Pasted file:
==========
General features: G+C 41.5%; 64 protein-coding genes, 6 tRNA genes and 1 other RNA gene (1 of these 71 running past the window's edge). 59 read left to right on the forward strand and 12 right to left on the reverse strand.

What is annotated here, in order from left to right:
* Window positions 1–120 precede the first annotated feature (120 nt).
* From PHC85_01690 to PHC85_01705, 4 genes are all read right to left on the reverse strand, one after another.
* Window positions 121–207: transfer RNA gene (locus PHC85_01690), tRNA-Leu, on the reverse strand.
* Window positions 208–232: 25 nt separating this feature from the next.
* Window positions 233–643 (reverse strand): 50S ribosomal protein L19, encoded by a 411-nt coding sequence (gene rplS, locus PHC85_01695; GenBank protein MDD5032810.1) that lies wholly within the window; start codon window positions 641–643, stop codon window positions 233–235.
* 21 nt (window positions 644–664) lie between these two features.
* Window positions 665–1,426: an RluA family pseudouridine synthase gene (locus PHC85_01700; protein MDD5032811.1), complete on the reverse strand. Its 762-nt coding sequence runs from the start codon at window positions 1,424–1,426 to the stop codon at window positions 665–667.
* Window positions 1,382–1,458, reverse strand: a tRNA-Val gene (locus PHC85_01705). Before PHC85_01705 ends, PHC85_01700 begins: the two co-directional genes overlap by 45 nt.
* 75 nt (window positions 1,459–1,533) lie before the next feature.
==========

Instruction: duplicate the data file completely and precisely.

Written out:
General features: G+C 41.5%; 64 protein-coding genes, 6 tRNA genes and 1 other RNA gene (1 of these 71 running past the window's edge). 59 read left to right on the forward strand and 12 right to left on the reverse strand.

What is annotated here, in order from left to right:
* Window positions 1–120 precede the first annotated feature (120 nt).
* From PHC85_01690 to PHC85_01705, 4 genes are all read right to left on the reverse strand, one after another.
* Window positions 121–207: transfer RNA gene (locus PHC85_01690), tRNA-Leu, on the reverse strand.
* Window positions 208–232: 25 nt separating this feature from the next.
* Window positions 233–643 (reverse strand): 50S ribosomal protein L19, encoded by a 411-nt coding sequence (gene rplS, locus PHC85_01695; GenBank protein MDD5032810.1) that lies wholly within the window; start codon window positions 641–643, stop codon window positions 233–235.
* 21 nt (window positions 644–664) lie between these two features.
* Window positions 665–1,426: an RluA family pseudouridine synthase gene (locus PHC85_01700; protein MDD5032811.1), complete on the reverse strand. Its 762-nt coding sequence runs from the start codon at window positions 1,424–1,426 to the stop codon at window positions 665–667.
* Window positions 1,382–1,458, reverse strand: a tRNA-Val gene (locus PHC85_01705). Before PHC85_01705 ends, PHC85_01700 begins: the two co-directional genes overlap by 45 nt.
* 75 nt (window positions 1,459–1,533) lie before the next feature.